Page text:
ELKTON, Md. - There is a very good chance that Michael Matz will take his top 3-year-old, Chelokee, to Pimlico Race Course on Preakness Day.
But Chelokee may not be running in the Preakness on May 19.
This would be just about as eventful: The trainer of Barbaro may have the favorite in the first-ever Barbaro Stakes, formerly the Sir Barton (after the first Triple Crown winner in 1919) until it was renamed earlier this year. Barbaro's owners, Roy and Gretchen Jackson, are planning to be there to present the trophy.
"The Preakness is still a possibility," Matz said yesterday, talking outside his barn at the Fair Hill Training Center. "I'm probably leaning more toward the Barbaro right now."
Matz said he isn't considering this just to take some sentimental journey. Asked whether he wanted to be the winning trainer of the first Barbaro Stakes, which is on the undercard of the Preakness, Matz said, "Well, I haven't thought of that."
But just as noteworthy, Matz said he wouldn't avoid that race because so many eyes would be on him.
"I think it will fascinate people if I'm back at the Preakness," Matz said. "I think right now, I want to make sure that I go into a race that I have a chance. I don't want to just be in the Preakness because it's a good story. I want to find the best spot for my horse so he can still progress."
Of course, it was at last year's Preakness that Barbaro, the Kentucky Derby winner, was injured, ultimately resulting in his being euthanized.
Chelokee is owned by Centennial Farms, a syndicate out of Boston. Matz also mentioned a couple of other options, the Peter Pan Stakes on May 20 at Belmont Park or the Ohio Derby on June 2 at Thistledown.
"I've got to work him again," Matz said. "I think the first three horses" - Street Sense, Hard Spun and Curlin, the first three finishers in the Kentucky Derby, all expected at the Preakness - "are pretty nice horses. I'm a little bit behind them in catching up to them.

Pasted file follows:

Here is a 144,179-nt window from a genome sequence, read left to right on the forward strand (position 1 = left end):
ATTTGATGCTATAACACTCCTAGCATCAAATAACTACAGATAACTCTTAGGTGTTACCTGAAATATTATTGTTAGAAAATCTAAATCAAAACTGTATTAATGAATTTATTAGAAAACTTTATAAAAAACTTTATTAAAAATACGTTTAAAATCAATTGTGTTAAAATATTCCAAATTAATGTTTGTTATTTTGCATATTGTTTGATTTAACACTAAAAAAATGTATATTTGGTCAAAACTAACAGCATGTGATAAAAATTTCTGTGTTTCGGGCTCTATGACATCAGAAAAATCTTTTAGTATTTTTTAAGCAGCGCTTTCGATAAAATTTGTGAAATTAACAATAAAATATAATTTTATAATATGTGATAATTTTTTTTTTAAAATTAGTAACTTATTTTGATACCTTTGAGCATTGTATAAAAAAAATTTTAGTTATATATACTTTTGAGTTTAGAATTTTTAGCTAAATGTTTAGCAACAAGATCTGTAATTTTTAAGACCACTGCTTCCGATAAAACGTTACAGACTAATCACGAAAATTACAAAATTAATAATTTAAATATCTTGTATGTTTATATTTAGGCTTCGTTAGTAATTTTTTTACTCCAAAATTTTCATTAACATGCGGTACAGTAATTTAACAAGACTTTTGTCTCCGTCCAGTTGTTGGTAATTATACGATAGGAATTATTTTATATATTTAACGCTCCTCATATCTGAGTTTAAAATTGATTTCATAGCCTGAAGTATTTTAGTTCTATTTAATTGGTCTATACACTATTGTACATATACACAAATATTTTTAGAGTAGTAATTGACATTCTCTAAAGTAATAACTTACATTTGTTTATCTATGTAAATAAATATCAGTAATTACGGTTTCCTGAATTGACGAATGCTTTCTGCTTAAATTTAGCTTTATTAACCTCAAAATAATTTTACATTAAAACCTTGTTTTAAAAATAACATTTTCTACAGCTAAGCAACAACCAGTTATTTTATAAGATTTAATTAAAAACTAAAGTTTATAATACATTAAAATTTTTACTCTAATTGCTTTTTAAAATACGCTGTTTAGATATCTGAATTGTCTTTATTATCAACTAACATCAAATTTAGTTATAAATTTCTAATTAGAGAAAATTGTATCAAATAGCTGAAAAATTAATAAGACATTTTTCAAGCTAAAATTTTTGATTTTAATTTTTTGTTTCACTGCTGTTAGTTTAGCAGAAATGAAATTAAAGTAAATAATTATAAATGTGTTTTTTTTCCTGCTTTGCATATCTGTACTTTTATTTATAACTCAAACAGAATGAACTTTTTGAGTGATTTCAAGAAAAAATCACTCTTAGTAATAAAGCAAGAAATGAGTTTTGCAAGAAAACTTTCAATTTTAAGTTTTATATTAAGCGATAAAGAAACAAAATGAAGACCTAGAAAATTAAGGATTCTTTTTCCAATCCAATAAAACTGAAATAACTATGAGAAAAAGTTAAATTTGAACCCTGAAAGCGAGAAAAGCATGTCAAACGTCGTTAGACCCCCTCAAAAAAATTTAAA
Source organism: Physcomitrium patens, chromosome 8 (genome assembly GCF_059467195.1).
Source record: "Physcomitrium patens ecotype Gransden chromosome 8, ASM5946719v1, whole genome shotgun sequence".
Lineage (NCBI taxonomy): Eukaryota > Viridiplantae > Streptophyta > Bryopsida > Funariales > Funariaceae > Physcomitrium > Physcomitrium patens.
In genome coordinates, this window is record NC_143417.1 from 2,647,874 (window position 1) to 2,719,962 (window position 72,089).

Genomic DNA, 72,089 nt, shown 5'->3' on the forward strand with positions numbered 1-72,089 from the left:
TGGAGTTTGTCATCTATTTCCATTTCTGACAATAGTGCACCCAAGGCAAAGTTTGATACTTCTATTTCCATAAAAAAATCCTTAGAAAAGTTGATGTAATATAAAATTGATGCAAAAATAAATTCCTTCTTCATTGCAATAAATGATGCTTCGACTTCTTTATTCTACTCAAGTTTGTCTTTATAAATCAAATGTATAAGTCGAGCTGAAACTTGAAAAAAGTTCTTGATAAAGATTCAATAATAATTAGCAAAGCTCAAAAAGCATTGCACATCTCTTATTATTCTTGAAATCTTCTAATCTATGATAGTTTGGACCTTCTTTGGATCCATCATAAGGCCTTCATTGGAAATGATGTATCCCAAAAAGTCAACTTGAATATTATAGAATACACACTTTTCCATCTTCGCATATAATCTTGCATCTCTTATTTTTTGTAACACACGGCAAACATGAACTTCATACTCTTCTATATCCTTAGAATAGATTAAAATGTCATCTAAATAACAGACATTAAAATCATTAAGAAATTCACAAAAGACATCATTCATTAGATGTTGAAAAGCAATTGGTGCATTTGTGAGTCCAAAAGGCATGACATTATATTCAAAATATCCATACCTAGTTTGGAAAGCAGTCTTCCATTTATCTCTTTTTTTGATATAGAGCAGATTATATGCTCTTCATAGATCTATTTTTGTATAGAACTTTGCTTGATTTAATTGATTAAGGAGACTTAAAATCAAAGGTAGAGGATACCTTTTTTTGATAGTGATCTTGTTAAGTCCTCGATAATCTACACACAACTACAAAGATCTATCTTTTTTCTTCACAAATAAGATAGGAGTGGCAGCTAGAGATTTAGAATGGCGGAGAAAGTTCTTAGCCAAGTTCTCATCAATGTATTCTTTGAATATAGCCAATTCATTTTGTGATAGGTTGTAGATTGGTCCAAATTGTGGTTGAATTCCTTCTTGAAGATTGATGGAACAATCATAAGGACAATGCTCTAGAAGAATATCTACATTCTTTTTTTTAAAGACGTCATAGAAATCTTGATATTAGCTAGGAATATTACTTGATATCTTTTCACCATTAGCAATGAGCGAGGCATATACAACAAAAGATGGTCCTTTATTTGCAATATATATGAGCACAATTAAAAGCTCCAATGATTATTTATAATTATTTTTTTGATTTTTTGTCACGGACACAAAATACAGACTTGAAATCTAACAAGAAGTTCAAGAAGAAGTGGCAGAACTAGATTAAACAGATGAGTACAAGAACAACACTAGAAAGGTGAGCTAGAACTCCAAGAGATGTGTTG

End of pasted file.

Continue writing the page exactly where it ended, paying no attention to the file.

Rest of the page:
"I think Street Sense ran a real good race. I think Hard Spun ran a huge race. Whether they can duplicate that - I think if my horse is at the right time to go, I hope he can run with those horses. He has to prove that yet."
A workout this weekend should be the determining factor, Matz said. After a troubled-trip resulted in a third-place finish in the Florida Derby, Chelokee didn't have enough graded-stakes earnings to qualify for the 20-horse Derby field, ending up tied for 21st.
Even at that, Chelokee wasn't a sure bet for the Derby since an abscess on the horse's foot slowed him down a little after the Florida Derby.
Matz said that the agents for a lot of top jockeys have called him inquiring about riding Chelokee in the Preakness. He ticked off the names: Ramon Dominguez, Edgar Prado, Rafael Bejarano, Javier Castellano, Garrett Gomez, Eddie Castro and Kent Desormeaux as inquiring jockeys. All except Castro had mounts in the Derby, but none of those horses were expected at Pimlico.
At this point, Teuflesberg, which finished 17th in the Derby, is the only other confirmed Derby horse going to the Preakness.
Other confirmed starters are Santa Anita Derby runner-up King of the Roxy, trained by Todd Pletcher, and Tesio Stakes winner Xchanger, trained by Mark Shuman out of Fair Hill. Flying First Class, from D. Wayne Lukas, could go and provide some early speed.
"Probably, we won't be on the front end," Hard Spun trainer Larry Jones said yesterday outside his barn at Delaware Park. "We'll be able to do the race like we did at Turfway" - when Hard Spun won the Lane's End in his last Derby prep - "where we'll be able to sit right off of it, probably."
Jones had a busy day yesterday, running three horses at Delaware Park. He reported that all was well with Hard Spun.
"He'll gallop every day," said Jones, who isn't planning on breezing Hard Spun before the Preakness. "We'll plan on going out there every morning. I actually did a little more with him than I intended to when I went out there because he just felt like he wanted to do a little more. We jogged a half-mile, galloped a mile. Everything went well."
Over at Fair Hill, a few miles away, Matz said he would be watching his horse carefully over the coming days.
"My horse has been taking little steps forward all the time, and I want to keep him that way," Matz said. "And it's a long year and there are some big races coming up. I don't know if he's as good as those first three [Derby] horses. But I don't know that he isn't."
Yesterday, Dominguez, 30, earned his 3,000th career victory when Astor Park won the fifth race at Delaware Park, a six-furlong maiden race for 3-year-old fillies.
Find racing coverage at http://go.philly.com/preakness.